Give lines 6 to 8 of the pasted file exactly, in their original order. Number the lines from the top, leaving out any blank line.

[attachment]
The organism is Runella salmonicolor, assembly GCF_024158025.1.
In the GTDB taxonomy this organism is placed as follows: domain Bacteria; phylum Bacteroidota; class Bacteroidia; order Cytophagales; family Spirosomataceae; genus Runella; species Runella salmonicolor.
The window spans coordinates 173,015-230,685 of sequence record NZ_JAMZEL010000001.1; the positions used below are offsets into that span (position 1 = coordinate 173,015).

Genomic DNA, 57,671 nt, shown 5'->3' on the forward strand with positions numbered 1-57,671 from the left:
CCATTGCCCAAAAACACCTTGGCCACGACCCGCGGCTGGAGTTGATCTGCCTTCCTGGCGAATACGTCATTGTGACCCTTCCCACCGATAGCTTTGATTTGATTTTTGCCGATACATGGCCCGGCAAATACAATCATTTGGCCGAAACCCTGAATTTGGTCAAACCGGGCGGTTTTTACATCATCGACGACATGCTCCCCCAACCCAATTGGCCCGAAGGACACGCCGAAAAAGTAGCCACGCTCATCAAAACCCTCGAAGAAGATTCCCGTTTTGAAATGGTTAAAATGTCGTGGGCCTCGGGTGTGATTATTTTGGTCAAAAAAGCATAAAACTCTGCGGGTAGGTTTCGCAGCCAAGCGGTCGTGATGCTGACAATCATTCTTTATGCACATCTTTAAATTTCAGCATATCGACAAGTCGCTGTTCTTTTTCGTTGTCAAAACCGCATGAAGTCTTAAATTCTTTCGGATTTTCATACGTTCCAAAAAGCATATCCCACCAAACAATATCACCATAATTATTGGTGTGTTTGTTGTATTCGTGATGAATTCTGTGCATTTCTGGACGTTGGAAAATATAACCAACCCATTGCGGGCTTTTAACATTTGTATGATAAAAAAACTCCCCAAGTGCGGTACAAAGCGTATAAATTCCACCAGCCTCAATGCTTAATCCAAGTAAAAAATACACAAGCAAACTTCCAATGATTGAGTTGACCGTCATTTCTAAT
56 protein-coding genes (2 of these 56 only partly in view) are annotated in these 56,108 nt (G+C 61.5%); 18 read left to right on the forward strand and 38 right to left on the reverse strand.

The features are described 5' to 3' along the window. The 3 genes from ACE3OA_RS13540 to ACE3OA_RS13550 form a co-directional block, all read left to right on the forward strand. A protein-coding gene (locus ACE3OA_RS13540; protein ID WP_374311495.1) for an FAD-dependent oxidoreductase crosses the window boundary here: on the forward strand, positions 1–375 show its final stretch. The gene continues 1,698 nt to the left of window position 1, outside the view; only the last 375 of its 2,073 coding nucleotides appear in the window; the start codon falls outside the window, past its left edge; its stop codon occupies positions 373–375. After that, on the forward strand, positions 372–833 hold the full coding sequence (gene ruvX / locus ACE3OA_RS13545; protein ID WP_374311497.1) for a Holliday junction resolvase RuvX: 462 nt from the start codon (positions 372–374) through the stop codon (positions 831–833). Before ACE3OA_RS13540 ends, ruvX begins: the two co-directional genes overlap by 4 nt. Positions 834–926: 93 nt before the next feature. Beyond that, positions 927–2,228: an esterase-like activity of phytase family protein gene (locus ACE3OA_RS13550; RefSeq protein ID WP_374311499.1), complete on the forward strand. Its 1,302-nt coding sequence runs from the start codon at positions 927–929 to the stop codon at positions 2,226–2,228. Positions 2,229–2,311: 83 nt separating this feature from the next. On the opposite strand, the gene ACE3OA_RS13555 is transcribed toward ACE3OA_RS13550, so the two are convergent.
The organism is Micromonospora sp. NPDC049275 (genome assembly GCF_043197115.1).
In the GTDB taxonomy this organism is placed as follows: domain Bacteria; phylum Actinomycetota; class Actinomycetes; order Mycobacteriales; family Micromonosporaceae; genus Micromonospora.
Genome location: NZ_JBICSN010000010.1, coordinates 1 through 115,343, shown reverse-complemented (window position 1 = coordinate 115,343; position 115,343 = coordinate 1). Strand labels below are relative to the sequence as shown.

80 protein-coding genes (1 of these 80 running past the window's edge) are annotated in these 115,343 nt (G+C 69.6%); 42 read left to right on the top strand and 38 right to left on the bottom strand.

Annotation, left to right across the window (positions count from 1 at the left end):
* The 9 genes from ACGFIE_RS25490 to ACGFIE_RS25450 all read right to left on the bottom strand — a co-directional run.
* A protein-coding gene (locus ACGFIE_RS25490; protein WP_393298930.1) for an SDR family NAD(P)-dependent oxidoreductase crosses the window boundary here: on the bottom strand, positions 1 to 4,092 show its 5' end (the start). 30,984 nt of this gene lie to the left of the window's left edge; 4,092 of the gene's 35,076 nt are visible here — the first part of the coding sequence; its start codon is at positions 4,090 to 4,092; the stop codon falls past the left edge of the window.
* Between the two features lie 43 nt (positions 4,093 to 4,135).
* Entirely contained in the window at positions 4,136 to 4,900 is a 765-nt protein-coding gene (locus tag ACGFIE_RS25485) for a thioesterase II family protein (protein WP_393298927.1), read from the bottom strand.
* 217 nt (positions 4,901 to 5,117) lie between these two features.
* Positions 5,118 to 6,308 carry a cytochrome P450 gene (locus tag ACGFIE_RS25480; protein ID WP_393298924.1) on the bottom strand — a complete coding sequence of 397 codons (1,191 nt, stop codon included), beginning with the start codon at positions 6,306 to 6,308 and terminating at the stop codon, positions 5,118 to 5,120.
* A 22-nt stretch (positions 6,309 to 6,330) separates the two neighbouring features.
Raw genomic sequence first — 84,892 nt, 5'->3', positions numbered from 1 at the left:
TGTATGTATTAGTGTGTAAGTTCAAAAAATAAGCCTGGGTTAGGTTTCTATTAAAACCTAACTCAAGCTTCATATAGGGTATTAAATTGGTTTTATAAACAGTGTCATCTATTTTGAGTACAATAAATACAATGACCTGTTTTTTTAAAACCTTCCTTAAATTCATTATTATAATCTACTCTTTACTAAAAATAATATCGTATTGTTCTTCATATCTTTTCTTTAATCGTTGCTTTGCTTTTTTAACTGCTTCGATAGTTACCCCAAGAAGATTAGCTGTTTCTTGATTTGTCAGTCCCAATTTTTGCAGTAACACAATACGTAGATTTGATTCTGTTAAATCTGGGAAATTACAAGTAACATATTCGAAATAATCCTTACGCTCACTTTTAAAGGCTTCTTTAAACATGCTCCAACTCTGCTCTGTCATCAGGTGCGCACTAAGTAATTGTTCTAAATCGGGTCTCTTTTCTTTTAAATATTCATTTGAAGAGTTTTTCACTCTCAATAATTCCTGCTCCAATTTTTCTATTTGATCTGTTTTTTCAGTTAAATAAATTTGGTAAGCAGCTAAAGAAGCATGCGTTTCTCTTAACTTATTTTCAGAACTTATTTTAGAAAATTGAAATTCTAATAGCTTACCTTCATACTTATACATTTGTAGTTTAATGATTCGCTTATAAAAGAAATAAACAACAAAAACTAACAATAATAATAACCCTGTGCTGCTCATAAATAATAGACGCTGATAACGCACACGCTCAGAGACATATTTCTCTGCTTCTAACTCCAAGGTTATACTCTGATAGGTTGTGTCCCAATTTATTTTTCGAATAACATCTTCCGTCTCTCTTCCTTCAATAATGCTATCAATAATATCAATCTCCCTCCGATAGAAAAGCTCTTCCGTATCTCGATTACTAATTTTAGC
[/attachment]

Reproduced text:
56 protein-coding genes (2 of these 56 only partly in view) are annotated in these 56,108 nt (G+C 61.5%); 18 read left to right on the forward strand and 38 right to left on the reverse strand.

The features are described 5' to 3' along the window. The 3 genes from ACE3OA_RS13540 to ACE3OA_RS13550 form a co-directional block, all read left to right on the forward strand. A protein-coding gene (locus ACE3OA_RS13540; protein ID WP_374311495.1) for an FAD-dependent oxidoreductase crosses the window boundary here: on the forward strand, positions 1–375 show its final stretch. The gene continues 1,698 nt to the left of window position 1, outside the view; only the last 375 of its 2,073 coding nucleotides appear in the window; the start codon falls outside the window, past its left edge; its stop codon occupies positions 373–375. After that, on the forward strand, positions 372–833 hold the full coding sequence (gene ruvX / locus ACE3OA_RS13545; protein ID WP_374311497.1) for a Holliday junction resolvase RuvX: 462 nt from the start codon (positions 372–374) through the stop codon (positions 831–833). Before ACE3OA_RS13540 ends, ruvX begins: the two co-directional genes overlap by 4 nt. Positions 834–926: 93 nt before the next feature. Beyond that, positions 927–2,228: an esterase-like activity of phytase family protein gene (locus ACE3OA_RS13550; RefSeq protein ID WP_374311499.1), complete on the forward strand. Its 1,302-nt coding sequence runs from the start codon at positions 927–929 to the stop codon at positions 2,226–2,228. Positions 2,229–2,311: 83 nt separating this feature from the next. On the opposite strand, the gene ACE3OA_RS13555 is transcribed toward ACE3OA_RS13550, so the two are convergent.
The organism is Micromonospora sp. NPDC049275 (genome assembly GCF_043197115.1).